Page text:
By Sharipov R.A.

This booklet is written as a textbook for the process multidimensional geometryand linear algebra. At Mathematical division of Bashkir nation college thiscourse is taught to the 1st yr scholars within the Spring semester. it's a half ofthe simple mathematical schooling. accordingly, this direction is taught at actual andMathematical Departments in all Universities of Russia.

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There is a similar proposition for Ker f . 3. A linear mapping f : V → W is injective if and only if its kernel is zero, i. e. Ker f = {0}. Proof. Let f be injective and let v ∈ Ker f . Then f (0) = 0 and f (v) = 0. But if v = 0, then due to injectivity of f it would be f (v) = f (0). Hence, v = 0. This means that the kernel of f consists of the only one element: Ker f = {0}. Now conversely, suppose that Ker f = {0}. Let’s consider two different vectors v1 = v2 in V . Then v1 − v2 = 0 and v1 − v2 ∈ Ker f .

S · es + γ1 · es+1 + . . + γn−s · en = 0. This is the linear combination of basis vectors of V , which is equal to zero. Basis vectors e1 , . . , en are linearly independent. Hence, this linear combination is trivial and γ1 = . . = γn−s = 0. 5). 4). The theorem is proved. § 8. Linear mappings. 1. Let V and W be two linear vector spaces over a numeric field K. A mapping f : V → W from the space V to the space W is called a linear mapping if the following two conditions are fulfilled: (1) f (v1 + v2 ) = f (v1 ) + f (v2 ) for any two vectors v1 , v2 ∈ V ; (2) f (α · v) = α · f (v) for any vector v ∈ V and for any number α ∈ K.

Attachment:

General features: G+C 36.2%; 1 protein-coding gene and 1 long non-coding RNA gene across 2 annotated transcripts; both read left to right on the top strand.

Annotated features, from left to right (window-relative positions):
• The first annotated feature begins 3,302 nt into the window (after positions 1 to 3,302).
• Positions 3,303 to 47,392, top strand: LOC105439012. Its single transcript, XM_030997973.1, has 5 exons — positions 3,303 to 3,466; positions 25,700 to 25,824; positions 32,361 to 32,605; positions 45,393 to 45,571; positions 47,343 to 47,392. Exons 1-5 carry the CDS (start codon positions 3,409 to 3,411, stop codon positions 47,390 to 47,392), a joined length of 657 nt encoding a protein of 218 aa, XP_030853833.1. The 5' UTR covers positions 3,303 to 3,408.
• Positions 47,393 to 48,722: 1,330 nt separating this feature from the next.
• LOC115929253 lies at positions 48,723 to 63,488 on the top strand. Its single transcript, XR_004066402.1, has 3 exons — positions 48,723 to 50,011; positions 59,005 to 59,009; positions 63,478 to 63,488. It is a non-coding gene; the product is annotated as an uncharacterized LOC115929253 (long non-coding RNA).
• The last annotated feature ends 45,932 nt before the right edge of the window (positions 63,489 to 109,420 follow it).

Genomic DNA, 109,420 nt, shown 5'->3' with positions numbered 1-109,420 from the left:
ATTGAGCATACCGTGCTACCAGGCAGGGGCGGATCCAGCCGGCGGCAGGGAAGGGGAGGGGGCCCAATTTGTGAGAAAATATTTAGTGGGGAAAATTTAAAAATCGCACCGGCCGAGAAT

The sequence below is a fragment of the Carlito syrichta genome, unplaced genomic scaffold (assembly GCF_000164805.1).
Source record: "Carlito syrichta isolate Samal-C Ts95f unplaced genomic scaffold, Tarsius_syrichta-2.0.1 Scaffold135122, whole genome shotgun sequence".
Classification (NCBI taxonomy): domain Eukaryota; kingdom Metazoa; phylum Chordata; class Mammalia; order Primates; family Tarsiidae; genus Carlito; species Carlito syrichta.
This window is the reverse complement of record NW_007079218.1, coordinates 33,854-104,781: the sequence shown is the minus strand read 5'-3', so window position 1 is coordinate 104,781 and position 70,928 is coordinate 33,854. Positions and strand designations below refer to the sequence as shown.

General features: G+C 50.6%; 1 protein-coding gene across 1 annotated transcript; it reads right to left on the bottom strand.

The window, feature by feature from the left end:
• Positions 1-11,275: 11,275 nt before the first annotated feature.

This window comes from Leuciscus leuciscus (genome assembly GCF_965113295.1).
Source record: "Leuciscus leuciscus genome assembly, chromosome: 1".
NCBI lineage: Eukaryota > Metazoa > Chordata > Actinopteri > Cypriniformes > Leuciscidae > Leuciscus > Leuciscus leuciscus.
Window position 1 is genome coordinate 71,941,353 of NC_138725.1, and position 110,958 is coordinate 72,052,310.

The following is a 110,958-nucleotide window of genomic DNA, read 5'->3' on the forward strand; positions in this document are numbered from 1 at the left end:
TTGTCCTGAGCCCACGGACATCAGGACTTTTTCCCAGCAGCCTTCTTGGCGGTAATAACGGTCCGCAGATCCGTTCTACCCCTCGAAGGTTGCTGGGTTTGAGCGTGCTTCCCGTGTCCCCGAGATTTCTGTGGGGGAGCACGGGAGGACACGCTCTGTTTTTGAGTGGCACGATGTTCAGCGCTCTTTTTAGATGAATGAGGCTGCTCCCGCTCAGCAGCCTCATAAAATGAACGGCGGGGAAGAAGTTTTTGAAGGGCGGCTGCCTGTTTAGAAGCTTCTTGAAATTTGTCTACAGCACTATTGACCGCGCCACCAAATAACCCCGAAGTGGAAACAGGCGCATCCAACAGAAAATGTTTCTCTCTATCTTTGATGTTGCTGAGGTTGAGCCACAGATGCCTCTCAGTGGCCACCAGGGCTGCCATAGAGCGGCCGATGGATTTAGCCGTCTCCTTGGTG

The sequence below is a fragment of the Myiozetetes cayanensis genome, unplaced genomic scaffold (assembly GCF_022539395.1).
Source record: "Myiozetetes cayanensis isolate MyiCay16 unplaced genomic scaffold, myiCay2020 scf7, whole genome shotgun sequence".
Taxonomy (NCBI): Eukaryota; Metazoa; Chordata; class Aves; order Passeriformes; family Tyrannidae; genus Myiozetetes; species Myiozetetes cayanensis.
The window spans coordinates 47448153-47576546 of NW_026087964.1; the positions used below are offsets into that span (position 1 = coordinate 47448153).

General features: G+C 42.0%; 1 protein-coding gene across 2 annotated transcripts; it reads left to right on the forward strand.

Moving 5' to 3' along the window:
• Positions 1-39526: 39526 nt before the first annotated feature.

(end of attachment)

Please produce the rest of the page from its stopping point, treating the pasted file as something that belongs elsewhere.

S · es + γ1 · es+1 + . . + γn−s · en = 0. This is the linear combination of basis vectors of V , which is equal to zero. Basis vectors e1 , . . , en are linearly independent. Hence, this linear combination is trivial and γ1 = . . = γn−s = 0. 5). 4). The theorem is proved. § 8. Linear mappings. 1. Let V and W be two linear vector spaces over a numeric field K. A mapping f : V → W from the space V to the space W is called a linear mapping if the following two conditions are fulfilled: (1) f (v1 + v2 ) = f (v1 ) + f (v2 ) for any two vectors v1 , v2 ∈ V ; (2) f (α · v) = α · f (v) for any vector v ∈ V and for any number α ∈ K.